Supermac revoked another McDonald’s trademark in the EU

pexels-photo-2083959.jpegThe Irish company Supermac succeeded for the second time to revoke a McDonald’s trademark. This time the attack was initiated against a European trademark “MC” with a priority date back to 2011, registered for the following goods and services:

29 – Foods prepared from meat, pork, fish and poultry products, preserved and cooked fruits and vegetables, eggs, cheese, milk, milk preparations, pickles.

30 – Edible sandwiches, meat sandwiches, pork sandwiches, fish sandwiches, chicken sandwiches, biscuits, bread, cakes, cookies, chocolate, coffee, coffee substitutes, tea, mustard, oatmeal, pastries, sauces, seasonings, sugar; desserts.

32 – Non-alcoholic beverages, syrups and other preparations for making beverages.

43 – Restaurant services.

The reason for this revocation was Article 58(1)(a) of the EUTMR, lack of genuine use for a period of 5 consecutive years.

McDonald’s submitted various pieces of evidence such as affidavits from heads of various McDonald’s European legal departments, menus, printouts, extracts from Annual Reports and surveys.

Unfortunately, some of them were outside the prescribed period of five years and some were even undated.

In light of this, EUIPO upheld the revocation request for most of the goods and services. The arguments were that there was no solid evidence for genuine use. What’s more, the trademark “MC” had never been used alone but only in combination with other words such as ‘McDonald’s’, ‘BIG MAC’, ‘McRIB’, ‘McMUFFIN’, ‘McTOAST’, ‘McFISH’, ‘McWRAP’, ‘McNUGGETS’, ‘McCHICKEN’ and ‘McFLURRY’.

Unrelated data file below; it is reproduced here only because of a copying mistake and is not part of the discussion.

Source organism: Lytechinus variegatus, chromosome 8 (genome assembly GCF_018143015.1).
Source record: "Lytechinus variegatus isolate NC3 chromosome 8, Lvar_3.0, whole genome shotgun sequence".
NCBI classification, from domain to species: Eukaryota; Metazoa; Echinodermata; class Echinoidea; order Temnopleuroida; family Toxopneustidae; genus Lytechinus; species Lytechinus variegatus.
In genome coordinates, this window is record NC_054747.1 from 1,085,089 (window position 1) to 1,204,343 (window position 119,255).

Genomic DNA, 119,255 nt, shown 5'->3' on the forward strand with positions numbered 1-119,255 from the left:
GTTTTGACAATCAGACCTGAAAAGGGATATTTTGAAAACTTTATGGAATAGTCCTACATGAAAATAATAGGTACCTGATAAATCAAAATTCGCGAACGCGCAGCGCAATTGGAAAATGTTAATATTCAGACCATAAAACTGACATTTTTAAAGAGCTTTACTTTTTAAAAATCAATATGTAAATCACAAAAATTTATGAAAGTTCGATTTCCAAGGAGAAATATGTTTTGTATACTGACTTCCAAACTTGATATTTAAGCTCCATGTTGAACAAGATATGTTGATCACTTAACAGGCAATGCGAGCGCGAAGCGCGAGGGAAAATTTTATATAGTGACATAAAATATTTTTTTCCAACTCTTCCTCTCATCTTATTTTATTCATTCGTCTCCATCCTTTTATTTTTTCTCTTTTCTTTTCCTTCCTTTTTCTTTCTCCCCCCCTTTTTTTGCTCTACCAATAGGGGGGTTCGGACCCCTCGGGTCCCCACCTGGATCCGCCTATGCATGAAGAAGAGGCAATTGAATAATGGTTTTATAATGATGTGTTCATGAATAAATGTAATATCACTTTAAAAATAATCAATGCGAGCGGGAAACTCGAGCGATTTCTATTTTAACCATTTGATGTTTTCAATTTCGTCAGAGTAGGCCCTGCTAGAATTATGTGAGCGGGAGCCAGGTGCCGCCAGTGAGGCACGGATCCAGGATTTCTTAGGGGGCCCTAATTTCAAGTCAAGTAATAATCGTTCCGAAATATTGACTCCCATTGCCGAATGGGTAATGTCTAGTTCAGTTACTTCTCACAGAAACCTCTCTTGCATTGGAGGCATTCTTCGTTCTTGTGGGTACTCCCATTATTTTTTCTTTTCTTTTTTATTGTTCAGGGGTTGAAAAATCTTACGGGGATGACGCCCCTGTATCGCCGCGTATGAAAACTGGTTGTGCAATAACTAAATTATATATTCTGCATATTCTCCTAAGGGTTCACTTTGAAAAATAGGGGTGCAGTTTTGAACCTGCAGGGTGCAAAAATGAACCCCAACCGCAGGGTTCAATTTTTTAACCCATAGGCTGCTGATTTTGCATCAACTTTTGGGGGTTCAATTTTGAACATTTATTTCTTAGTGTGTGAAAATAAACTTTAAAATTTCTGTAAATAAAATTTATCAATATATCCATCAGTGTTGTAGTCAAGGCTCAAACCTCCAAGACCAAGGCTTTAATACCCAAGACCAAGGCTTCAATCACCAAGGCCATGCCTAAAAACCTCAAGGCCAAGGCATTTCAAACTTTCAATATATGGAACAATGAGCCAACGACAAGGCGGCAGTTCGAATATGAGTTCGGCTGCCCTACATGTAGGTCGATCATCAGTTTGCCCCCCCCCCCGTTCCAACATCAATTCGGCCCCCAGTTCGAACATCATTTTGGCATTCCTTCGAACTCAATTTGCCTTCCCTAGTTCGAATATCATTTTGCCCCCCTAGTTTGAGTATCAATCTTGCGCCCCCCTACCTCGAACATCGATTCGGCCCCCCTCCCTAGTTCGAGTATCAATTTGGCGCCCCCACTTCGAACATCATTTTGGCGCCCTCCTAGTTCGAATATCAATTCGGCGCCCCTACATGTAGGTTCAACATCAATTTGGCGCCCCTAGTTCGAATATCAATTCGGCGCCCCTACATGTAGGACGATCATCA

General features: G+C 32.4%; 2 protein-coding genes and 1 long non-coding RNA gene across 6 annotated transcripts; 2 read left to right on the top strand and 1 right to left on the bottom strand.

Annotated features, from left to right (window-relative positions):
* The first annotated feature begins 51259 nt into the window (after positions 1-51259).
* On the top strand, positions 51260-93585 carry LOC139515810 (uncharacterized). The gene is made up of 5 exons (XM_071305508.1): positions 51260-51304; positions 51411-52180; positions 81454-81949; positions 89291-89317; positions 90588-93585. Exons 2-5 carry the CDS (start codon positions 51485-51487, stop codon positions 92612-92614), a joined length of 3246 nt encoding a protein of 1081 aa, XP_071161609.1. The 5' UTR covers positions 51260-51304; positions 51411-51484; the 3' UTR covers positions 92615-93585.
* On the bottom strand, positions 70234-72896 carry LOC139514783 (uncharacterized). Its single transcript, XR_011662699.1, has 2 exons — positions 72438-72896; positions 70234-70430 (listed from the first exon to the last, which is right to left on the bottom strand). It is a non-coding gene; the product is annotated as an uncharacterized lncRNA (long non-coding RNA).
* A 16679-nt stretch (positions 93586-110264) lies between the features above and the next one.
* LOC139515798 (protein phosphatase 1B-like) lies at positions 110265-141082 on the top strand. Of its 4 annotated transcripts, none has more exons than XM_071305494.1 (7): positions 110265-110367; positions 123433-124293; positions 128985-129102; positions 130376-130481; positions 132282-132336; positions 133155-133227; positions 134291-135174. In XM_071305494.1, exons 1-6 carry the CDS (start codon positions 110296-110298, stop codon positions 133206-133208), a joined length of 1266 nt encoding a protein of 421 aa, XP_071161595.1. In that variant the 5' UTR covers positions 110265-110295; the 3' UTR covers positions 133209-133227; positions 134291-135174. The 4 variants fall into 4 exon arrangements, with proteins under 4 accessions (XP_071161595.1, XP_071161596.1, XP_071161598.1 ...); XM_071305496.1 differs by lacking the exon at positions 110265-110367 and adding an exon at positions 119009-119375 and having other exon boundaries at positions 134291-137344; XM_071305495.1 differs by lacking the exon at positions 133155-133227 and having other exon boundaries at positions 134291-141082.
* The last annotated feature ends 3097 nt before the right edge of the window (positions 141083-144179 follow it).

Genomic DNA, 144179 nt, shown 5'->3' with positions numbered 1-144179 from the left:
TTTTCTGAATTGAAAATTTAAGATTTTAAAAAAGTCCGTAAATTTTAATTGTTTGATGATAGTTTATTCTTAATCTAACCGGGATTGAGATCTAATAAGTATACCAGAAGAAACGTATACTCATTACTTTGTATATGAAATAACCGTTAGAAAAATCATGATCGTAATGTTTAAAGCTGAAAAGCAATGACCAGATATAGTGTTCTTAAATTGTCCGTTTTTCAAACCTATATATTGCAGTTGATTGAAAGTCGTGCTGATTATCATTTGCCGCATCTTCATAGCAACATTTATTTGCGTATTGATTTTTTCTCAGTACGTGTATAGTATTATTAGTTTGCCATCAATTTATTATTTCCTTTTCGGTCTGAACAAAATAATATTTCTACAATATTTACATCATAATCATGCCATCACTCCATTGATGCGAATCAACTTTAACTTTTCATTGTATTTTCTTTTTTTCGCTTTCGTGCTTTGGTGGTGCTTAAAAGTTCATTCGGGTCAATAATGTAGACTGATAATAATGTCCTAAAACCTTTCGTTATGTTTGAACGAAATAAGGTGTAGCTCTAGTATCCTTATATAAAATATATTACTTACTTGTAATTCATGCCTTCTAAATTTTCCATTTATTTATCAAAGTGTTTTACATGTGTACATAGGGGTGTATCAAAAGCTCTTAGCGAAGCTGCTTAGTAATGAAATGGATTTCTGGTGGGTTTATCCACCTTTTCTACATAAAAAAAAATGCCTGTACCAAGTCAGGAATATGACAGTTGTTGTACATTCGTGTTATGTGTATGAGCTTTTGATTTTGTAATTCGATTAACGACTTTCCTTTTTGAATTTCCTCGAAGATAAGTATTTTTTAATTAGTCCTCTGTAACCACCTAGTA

According to EUIPO signs such as ‘McDonald’s’ and ‘BIG MAC’ were not variations of the main trademark “MC”. Others of the trademark such as McMUFFIN’, ‘McFISH’,  ‘McNUGGETS’, ‘McCHICKEN’ were OK because the additional words were completely descriptive.

Taking into account all of this EUIPO revoked the “MC” trademark with exceptions of:

Class 29: Chicken nuggets.
Class 30: Edible sandwiches, meat sandwiches, pork sandwiches, fish
sandwiches, chicken sandwiches.

The full text of the decision can be found here.

McDonald’s lost a Big Mac dispute in the EU

pexels-photo-1600727McDonald ’s lost a trademark dispute with the Irish food chain Supermac’s regarding its European trademark ‘Big Mac’. The Irish company attacked this mark with a request for cancelation based on a lack of genuine use on the territory of EU.

According to the EU law, if the trademark owner doesn’t use its mark for a period of 5 years before the cancelation request, he can lose the rights over its mark unless evidence for genuine use is submitted.

McDonald’s did exactly this, submitting affidavits with sales figures under the grand as well as brochures and printouts of the company’s websites and a Wikipedia page providing information on the Big Mac.

According to the EUIPO, however, these materials don’t show a real use of the aforementioned trademark. First of all, affidavits are signed by McDonald ’s employees which give them less weight because they are not independent evidence.

Regarding the brochures, there was no information on how they were used and whether they reached the consumers. The printouts from the company’s site can’t show any interactions with the consumers or any sales.

“Wikipedia entries cannot be considered as a reliable source of information”, as they can be edited by the website’s users, the ruling said.

It is highly likely that McDonald ’s will appeal this decision. Nevertheless, this case clearly shows the need for thorough preparation when it comes to gathering evidence for such trademark disputes because otherwise the trademark rights can be threatened.

Source: WIPR.